Call for Papers: Architecture and Bureaucracy: Entangled Sites of Knowledge Production and Exchange. Brussels, 30-31 October 2019
Often experienced by architects as a site of imposition and control, the bureaucracy associated with the production of the built environment can alternatively be seen as one of knowledge exchange. It is and has been a unique forum for the expression and discussion of ideas originating in disparate fields. Principles and concerns particular to architecture, interior design, urban design, engineering, construction sciences and technology, meet and met topical issues in sociology and economy, law and politics, administration, management and government sciences and the ethics of public and private interests. These encounters, involving a wide variety of actors and cultures, significantly contribute to the production of architectural thought and to the materialisation of abstract concepts.
The unpublished record of bureaucracy, including planning applications, funding submission files, design, tender and building papers, central, regional and local government documents and company management papers, has been largely overlooked as a source for the study of architectural thought in the twentieth century. Yet it can illuminate valuable theory-practice relays and provide insight into the diverse intellectual traditions that converge in a culture of architecture more generously and inclusively considered. Reading such records as pieces of a powerful yet little understood form of media for architecture, as proposed by Ben Kafka for cultural history artefacts (The Demon of Writing, 2012), can bring out new dimensions in a wide-scope ontology of architectural production.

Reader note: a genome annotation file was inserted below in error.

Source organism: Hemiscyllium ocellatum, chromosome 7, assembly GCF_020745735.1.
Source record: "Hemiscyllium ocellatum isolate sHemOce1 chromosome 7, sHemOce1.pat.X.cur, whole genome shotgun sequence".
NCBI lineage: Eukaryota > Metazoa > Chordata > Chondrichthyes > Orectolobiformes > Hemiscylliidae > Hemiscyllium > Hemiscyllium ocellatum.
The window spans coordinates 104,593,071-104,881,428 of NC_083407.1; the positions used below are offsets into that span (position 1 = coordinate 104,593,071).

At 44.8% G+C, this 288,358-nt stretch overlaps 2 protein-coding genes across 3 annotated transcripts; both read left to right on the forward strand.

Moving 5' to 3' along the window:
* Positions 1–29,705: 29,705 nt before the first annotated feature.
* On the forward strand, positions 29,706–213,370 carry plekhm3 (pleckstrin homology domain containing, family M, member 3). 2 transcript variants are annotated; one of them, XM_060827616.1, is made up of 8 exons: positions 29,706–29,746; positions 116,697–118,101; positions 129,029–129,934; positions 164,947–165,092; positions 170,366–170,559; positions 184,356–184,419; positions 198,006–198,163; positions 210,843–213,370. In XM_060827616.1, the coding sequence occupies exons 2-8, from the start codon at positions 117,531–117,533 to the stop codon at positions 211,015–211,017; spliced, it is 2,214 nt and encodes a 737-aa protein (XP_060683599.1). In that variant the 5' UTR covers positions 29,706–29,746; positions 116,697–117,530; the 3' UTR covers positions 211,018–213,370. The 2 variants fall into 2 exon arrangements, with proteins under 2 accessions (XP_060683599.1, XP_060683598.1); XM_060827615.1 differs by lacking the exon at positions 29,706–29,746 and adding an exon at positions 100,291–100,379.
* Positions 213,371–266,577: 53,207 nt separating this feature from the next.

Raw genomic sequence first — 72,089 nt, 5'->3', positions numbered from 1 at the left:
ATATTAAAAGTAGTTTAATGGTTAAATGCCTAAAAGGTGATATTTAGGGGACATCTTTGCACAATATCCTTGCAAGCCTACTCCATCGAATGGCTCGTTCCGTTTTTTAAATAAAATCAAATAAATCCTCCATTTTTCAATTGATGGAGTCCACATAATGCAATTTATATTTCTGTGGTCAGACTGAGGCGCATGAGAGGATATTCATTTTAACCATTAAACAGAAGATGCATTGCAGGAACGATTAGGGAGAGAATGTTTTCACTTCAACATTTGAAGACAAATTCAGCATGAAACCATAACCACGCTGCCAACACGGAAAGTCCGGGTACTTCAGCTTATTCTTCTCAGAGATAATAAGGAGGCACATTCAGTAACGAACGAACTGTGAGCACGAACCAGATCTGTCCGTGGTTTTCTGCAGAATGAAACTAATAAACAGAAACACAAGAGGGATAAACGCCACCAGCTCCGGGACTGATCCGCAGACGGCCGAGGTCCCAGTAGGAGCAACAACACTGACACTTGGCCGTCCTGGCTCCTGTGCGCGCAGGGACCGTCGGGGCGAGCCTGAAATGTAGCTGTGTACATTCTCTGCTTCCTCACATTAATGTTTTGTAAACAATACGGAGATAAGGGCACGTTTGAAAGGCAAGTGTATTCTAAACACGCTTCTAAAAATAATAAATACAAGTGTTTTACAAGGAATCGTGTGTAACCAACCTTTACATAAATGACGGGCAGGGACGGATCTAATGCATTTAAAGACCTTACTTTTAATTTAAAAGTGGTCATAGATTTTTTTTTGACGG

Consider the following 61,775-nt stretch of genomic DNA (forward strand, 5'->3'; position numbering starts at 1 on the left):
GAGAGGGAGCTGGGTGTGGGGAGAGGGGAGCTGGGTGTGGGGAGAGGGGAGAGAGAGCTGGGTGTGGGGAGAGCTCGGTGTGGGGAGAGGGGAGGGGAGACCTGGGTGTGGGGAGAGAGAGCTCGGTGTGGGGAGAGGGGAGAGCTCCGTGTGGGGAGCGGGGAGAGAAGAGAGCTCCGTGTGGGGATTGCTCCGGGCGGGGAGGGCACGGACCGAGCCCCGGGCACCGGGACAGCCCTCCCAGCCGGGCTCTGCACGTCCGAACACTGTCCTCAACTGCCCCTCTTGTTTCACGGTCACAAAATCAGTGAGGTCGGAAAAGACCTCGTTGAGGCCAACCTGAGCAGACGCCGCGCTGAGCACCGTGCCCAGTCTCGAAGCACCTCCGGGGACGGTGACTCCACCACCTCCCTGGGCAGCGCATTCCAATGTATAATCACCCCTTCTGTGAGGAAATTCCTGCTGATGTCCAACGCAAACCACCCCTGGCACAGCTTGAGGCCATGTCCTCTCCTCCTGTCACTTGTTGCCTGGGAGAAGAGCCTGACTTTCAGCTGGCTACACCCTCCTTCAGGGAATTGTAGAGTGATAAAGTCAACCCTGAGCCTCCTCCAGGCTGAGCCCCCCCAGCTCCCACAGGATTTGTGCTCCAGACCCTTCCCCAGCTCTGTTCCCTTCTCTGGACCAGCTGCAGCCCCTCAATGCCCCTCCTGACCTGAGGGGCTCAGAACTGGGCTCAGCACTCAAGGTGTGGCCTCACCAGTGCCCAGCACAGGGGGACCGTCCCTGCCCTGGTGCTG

This conference intends to test such premises welcoming papers that use the record of bureaucracy to illuminate the architectural and extra-architectural cultures of stakeholders in the design, regulation, assessment, approval, funding, specification and construction steps of building creation processes throughout the twentieth century. Proposals may focus on specific case studies of buildings, agents or administrations; discuss the nature, origins and specificities of discourses found in built-environment-related bureaucracy; and/or reflect on the methodological challenges in studying architecture and bureaucracy.
Preference will be given to papers that address one or several of the following subtopics (see the Call for Papers here for the full description):
- Bureaucracy and transdisciplinary exchange
- The office: site and subject of bureaucracy
- Governments as agents of bureaucracy
Abstracts of max. 500 words accompanied by a one-page CV are to be submitted via e-mail to firstname.lastname@example.org by 30 April 2019.